The NBA’s big spenders will soon have to reckon with a much more punitive luxury tax structure. From the league’s implementation of the tax in 2003, teams have been required to pay “just” one dollar in luxury tax for every dollar in payroll that exceeds the tax threshold. This relatively soft penalty on an already soft salary cap will soon undergo significant changes. Cap guru Larry Coon describes the new luxury tax conditions under the 2011 Collective Bargaining Agreement, which will kick into effect next year:
Starting in 2012-13, teams pay an incremental tax that increases with every $5 million above the tax threshold ($1.50, $1.75, $2.50, $3.25, etc.). Teams that are repeat offenders (paying tax at least four out of the past five seasons) have a tax that is higher still — $1 more at each increment ($2.50, $2.75, $3.50, $4.25, etc.).
The desired effect is that these heavier penalties will give pause to even the deepest pocketed, biggest spending owners such as the Knicks’ James Dolan, the Lakers’ Jerry Buss, and the Mavericks’ Mark Cuban, when it comes to dishing out big bucks on salaries. (Though many might point to this summer’s free agency period as evidence the dissuasive effect has been minimal so far).
With the Kroenke family at the helm, the Denver Nuggets have been in the upper strata of teams with wealthy owners. According to (more…)
Below you will find my submission for this year’s Celtics Blog preview-palooza. It is a little silly to write a season preview seeing as how we have no idea what will happen with Carmelo. Regardless, it was fun to write and I recommend you head over to Celtics Blog to read the other Nuggets previews (update: the Nuggets previews have not been posted as of yet so keep checking back). Up-update: links to the other Nuggets previews from Nate at Denver Stiffs and the Nugg Doctor are posted.
August 25, 2010 could very well be a watershed day in the history of the Denver Nuggets. The question is will it lead to a championship or a decade of lottery appearances? I guess there is a bit of room for some middle ground there too, but what I wrote sounds so much more dramatic.
The Denver Nuggets have been to the playoffs seven straight seasons and have posted three straight 50 win campaigns for the first time as an NBA franchise. Despite the consistency they have displayed on the court, the front office is once again in a state of flux.
The Nuggets announced today Mark Warkentien and Rex Chapman will not have their contracts renewed and thus will cease to be employed by the club at the end of August (Denver Post article, Tomasson article on FanHouse). This is no surprise as Warkentien has been granted permission to speak with other teams about their front office vacancies. Over the previous four seasons the Nuggets have had quite a few cooks around the fire. Warkentien, Chapman, Bret Bearup and George Karl have all had a say in personnel matters and do not forget Stan Kroenke ultimately determines what he is willing to spend which plays a considerable role in player personnel decisions.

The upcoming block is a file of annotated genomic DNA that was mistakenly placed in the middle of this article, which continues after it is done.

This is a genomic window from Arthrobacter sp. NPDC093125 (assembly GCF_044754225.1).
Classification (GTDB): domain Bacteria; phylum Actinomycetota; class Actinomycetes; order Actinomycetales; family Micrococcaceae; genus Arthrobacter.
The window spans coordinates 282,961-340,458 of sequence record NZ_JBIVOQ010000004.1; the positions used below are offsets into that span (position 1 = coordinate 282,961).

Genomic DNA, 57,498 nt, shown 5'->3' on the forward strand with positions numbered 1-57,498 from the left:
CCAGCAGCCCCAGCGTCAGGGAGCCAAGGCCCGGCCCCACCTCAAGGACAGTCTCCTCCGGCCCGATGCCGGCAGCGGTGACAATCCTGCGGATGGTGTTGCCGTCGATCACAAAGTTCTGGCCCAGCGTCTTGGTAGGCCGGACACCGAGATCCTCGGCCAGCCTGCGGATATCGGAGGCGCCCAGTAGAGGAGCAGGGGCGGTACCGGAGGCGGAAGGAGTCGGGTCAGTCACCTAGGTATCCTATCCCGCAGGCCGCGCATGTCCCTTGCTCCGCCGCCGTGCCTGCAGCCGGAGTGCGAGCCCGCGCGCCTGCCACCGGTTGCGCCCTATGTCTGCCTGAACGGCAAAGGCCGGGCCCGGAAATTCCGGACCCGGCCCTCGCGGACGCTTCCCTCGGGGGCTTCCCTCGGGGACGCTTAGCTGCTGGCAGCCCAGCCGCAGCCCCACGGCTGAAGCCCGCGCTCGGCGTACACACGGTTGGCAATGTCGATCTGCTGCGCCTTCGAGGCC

Despite the crowded kitchen Warkentien was the head chef and he made a significant mark on the franchise.
Editor’s note: Summer league may be over, but that does not mean we have to let it go. Bret Bearup, Mark Warkentien and George Karl were all interviewed during Denver Nuggets games. I was able to get very low quality recordings of the interviews so crank the volume on your computer and enjoy.
We start our troika of interviews with Bret Bearup, the most mysterious of the Nuggets front office muckety mucks. No one really knows exactly what Bearup’s role is with Denver, but he clearly speaks with authority and claims that he recommended both Mark Warkentien and Rex Chapman to Denver. I would think that gives him some serious pull.
During the interview Bearup talks about how he is pleased with the progress that Sonny Weems has made, the chances of Coby Karl making the roster and his opinion of George Karl.
Listening to what he says about Coby I would not be surprised to find out that the Weems trade was intended to clear up a spot for Karl the Younger. Regarding Ty Lawson, the way he describes the role they see Lawson playing it sounds a lot like what Anthony Carter has done for Denver in the past. I think the Nuggets brass is expecting Lawson to be the backup point guard for most if not all the season.
I also thought it was interesting to hear that he verifies that the room they budgeted for the Camby trade exception was eaten up by acquiring Chauncey Billups. Bearup verifies that the plan was to acquire a point guard with the exception, but once the Billups trade presented itself it plugged that hole in the budget and on the court. Even if they let the exception expire in November, I think everything has worked out pretty well.
Next up is an interview with Warkentien. Look for that tomorrow morning.